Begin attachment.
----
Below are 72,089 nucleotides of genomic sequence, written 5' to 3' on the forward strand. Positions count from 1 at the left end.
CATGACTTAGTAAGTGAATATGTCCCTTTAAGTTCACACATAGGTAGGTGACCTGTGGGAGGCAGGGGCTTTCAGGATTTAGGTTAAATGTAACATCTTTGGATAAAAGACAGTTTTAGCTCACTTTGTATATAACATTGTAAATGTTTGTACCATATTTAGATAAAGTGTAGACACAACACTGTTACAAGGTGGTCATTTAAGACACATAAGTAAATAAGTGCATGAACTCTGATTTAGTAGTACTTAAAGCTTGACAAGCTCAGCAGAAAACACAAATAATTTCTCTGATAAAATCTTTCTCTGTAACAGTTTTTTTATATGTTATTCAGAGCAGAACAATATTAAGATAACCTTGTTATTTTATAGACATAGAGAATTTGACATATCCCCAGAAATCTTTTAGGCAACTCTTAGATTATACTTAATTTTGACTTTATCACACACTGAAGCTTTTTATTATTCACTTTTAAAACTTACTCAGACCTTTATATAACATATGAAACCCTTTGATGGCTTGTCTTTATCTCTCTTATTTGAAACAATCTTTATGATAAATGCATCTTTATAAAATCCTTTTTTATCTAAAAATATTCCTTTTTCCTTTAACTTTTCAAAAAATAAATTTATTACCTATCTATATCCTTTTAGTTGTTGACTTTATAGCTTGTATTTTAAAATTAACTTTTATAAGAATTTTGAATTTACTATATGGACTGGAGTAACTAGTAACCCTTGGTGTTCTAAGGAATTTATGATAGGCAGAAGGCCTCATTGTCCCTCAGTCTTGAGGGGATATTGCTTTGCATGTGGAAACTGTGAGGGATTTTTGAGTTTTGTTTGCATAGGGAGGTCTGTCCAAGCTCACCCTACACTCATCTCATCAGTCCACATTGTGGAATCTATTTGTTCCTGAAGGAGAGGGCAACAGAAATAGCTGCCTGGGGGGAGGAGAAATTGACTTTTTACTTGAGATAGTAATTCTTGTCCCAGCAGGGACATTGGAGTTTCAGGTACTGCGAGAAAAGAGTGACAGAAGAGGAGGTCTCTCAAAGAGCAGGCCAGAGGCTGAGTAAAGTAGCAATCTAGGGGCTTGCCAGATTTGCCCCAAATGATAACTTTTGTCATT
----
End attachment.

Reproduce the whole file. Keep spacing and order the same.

Below are 72,089 nucleotides of genomic sequence, written 5' to 3' on the forward strand. Positions count from 1 at the left end.
CATGACTTAGTAAGTGAATATGTCCCTTTAAGTTCACACATAGGTAGGTGACCTGTGGGAGGCAGGGGCTTTCAGGATTTAGGTTAAATGTAACATCTTTGGATAAAAGACAGTTTTAGCTCACTTTGTATATAACATTGTAAATGTTTGTACCATATTTAGATAAAGTGTAGACACAACACTGTTACAAGGTGGTCATTTAAGACACATAAGTAAATAAGTGCATGAACTCTGATTTAGTAGTACTTAAAGCTTGACAAGCTCAGCAGAAAACACAAATAATTTCTCTGATAAAATCTTTCTCTGTAACAGTTTTTTTATATGTTATTCAGAGCAGAACAATATTAAGATAACCTTGTTATTTTATAGACATAGAGAATTTGACATATCCCCAGAAATCTTTTAGGCAACTCTTAGATTATACTTAATTTTGACTTTATCACACACTGAAGCTTTTTATTATTCACTTTTAAAACTTACTCAGACCTTTATATAACATATGAAACCCTTTGATGGCTTGTCTTTATCTCTCTTATTTGAAACAATCTTTATGATAAATGCATCTTTATAAAATCCTTTTTTATCTAAAAATATTCCTTTTTCCTTTAACTTTTCAAAAAATAAATTTATTACCTATCTATATCCTTTTAGTTGTTGACTTTATAGCTTGTATTTTAAAATTAACTTTTATAAGAATTTTGAATTTACTATATGGACTGGAGTAACTAGTAACCCTTGGTGTTCTAAGGAATTTATGATAGGCAGAAGGCCTCATTGTCCCTCAGTCTTGAGGGGATATTGCTTTGCATGTGGAAACTGTGAGGGATTTTTGAGTTTTGTTTGCATAGGGAGGTCTGTCCAAGCTCACCCTACACTCATCTCATCAGTCCACATTGTGGAATCTATTTGTTCCTGAAGGAGAGGGCAACAGAAATAGCTGCCTGGGGGGAGGAGAAATTGACTTTTTACTTGAGATAGTAATTCTTGTCCCAGCAGGGACATTGGAGTTTCAGGTACTGCGAGAAAAGAGTGACAGAAGAGGAGGTCTCTCAAAGAGCAGGCCAGAGGCTGAGTAAAGTAGCAATCTAGGGGCTTGCCAGATTTGCCCCAAATGATAACTTTTGTCATT